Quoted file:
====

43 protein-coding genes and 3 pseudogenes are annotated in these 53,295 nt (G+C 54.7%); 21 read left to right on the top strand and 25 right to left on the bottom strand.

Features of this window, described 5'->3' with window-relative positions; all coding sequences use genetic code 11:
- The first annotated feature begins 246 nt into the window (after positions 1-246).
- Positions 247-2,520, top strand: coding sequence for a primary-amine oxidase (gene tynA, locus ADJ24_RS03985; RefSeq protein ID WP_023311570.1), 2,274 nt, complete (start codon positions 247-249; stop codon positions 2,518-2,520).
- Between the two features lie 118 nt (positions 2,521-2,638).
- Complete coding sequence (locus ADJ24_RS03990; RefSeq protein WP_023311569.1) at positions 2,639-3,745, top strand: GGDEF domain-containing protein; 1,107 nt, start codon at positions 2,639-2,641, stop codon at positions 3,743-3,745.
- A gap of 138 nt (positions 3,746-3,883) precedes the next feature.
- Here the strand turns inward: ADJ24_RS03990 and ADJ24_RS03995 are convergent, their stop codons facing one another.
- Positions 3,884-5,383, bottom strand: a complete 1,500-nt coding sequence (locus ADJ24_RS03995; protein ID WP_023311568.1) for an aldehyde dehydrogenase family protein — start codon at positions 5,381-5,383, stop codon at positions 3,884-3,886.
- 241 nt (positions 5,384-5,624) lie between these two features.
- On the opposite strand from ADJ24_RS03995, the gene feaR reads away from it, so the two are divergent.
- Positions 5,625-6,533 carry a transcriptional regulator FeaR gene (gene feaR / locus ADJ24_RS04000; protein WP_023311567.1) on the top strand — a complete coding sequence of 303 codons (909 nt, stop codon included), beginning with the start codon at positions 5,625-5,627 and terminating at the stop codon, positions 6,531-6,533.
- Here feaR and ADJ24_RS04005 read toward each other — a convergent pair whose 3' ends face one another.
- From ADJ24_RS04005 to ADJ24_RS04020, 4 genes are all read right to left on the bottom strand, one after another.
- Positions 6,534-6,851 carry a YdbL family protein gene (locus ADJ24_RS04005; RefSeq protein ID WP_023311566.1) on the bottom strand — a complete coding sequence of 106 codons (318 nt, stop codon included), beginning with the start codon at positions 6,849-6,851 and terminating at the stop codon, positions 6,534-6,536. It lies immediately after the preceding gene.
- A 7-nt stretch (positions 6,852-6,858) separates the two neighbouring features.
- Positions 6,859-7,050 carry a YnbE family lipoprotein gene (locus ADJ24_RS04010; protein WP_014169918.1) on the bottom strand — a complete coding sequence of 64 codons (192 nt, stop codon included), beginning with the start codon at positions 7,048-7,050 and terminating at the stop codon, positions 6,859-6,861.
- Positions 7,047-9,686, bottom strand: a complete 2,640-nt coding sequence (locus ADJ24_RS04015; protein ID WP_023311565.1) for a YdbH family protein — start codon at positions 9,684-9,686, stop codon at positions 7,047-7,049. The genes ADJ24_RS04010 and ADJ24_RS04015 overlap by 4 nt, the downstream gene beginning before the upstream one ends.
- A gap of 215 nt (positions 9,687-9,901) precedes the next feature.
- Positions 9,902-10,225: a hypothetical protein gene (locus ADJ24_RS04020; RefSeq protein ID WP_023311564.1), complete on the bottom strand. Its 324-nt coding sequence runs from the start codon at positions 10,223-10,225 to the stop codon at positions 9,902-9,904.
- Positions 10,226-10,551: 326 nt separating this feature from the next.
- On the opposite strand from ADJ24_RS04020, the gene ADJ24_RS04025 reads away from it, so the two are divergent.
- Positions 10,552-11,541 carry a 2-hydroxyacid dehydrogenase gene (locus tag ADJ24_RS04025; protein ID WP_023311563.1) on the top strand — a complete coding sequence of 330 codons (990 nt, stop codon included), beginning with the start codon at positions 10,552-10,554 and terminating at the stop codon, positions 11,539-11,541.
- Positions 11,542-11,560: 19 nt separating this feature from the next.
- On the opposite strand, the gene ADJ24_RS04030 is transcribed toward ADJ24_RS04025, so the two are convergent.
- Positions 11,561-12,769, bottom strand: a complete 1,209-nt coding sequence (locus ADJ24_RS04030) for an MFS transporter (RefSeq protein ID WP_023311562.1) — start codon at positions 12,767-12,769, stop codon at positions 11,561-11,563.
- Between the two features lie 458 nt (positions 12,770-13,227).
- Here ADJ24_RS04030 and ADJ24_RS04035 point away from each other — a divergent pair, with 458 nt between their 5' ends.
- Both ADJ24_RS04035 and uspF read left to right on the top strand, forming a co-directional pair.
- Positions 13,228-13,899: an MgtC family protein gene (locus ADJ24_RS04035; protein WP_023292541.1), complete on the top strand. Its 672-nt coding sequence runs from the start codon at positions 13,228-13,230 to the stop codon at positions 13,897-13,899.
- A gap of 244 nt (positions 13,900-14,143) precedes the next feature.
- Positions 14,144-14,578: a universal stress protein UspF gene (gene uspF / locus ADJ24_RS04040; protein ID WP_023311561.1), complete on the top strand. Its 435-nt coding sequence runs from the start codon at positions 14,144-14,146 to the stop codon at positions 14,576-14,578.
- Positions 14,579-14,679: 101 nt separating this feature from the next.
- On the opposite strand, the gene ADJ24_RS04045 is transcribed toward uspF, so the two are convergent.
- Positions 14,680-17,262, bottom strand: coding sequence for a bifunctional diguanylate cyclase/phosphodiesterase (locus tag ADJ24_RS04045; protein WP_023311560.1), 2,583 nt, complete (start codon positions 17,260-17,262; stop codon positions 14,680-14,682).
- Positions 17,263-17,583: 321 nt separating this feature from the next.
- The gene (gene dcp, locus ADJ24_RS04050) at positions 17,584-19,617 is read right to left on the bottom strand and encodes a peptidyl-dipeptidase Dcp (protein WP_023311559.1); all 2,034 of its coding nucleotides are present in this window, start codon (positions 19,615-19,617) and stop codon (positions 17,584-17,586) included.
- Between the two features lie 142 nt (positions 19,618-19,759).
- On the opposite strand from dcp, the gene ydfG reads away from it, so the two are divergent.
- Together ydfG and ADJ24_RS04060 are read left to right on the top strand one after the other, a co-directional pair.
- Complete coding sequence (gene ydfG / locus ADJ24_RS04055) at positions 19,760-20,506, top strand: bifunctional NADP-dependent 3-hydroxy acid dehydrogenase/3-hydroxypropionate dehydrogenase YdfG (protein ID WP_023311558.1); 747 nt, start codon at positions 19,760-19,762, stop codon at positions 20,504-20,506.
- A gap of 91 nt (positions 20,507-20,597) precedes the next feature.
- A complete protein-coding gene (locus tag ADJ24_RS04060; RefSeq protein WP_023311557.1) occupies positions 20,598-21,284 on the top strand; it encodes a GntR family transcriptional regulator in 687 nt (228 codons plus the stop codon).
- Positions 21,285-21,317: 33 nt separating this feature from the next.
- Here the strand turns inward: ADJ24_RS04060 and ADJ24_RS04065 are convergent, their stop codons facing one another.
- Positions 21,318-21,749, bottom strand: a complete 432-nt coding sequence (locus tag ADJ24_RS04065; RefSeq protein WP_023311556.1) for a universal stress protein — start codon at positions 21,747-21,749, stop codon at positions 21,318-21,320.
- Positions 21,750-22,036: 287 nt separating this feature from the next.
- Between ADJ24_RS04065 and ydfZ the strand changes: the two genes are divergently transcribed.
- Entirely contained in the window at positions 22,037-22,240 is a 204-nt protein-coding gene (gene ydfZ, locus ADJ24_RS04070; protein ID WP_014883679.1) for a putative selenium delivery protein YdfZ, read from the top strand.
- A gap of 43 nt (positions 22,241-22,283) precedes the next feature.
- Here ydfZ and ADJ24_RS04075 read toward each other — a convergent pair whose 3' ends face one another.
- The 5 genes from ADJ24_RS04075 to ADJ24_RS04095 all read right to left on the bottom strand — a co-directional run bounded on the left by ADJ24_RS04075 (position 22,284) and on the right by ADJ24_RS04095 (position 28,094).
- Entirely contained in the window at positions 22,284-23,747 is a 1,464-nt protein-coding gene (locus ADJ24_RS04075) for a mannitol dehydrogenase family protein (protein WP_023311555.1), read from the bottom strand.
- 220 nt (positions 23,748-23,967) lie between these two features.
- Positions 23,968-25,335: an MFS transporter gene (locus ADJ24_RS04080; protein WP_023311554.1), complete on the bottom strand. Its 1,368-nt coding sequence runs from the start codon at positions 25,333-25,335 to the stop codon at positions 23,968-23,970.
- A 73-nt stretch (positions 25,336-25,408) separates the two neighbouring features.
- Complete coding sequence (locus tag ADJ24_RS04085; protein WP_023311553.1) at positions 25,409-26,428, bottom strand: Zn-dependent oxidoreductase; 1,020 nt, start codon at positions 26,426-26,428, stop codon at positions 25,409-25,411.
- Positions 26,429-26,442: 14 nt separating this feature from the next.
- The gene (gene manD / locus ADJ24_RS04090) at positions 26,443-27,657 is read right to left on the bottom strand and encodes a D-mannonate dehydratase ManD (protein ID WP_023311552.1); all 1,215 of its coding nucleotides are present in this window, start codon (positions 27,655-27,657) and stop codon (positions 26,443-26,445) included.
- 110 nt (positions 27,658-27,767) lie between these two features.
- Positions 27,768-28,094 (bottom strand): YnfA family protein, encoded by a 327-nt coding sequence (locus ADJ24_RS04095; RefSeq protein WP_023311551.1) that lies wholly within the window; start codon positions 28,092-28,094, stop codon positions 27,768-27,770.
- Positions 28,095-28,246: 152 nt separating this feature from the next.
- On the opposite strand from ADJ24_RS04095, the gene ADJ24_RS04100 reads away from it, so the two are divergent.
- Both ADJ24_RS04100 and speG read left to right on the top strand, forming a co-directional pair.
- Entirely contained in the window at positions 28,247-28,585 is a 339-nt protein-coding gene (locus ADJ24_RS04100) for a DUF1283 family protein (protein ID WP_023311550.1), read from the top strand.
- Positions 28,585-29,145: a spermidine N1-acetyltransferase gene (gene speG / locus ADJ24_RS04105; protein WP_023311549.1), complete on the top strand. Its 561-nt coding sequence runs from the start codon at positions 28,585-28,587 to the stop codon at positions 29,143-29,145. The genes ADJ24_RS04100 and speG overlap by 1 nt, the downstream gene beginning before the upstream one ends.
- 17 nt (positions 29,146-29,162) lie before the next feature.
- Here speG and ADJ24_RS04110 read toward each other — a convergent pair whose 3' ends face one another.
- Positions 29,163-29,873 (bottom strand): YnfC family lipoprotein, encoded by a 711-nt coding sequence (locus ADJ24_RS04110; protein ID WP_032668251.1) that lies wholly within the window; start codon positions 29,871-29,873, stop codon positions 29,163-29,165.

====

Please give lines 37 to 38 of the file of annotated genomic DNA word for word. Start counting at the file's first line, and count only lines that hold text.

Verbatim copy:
- The gene (gene dcp, locus ADJ24_RS04050) at positions 17,584-19,617 is read right to left on the bottom strand and encodes a peptidyl-dipeptidase Dcp (protein WP_023311559.1); all 2,034 of its coding nucleotides are present in this window, start codon (positions 19,615-19,617) and stop codon (positions 17,584-17,586) included.
- Between the two features lie 142 nt (positions 19,618-19,759).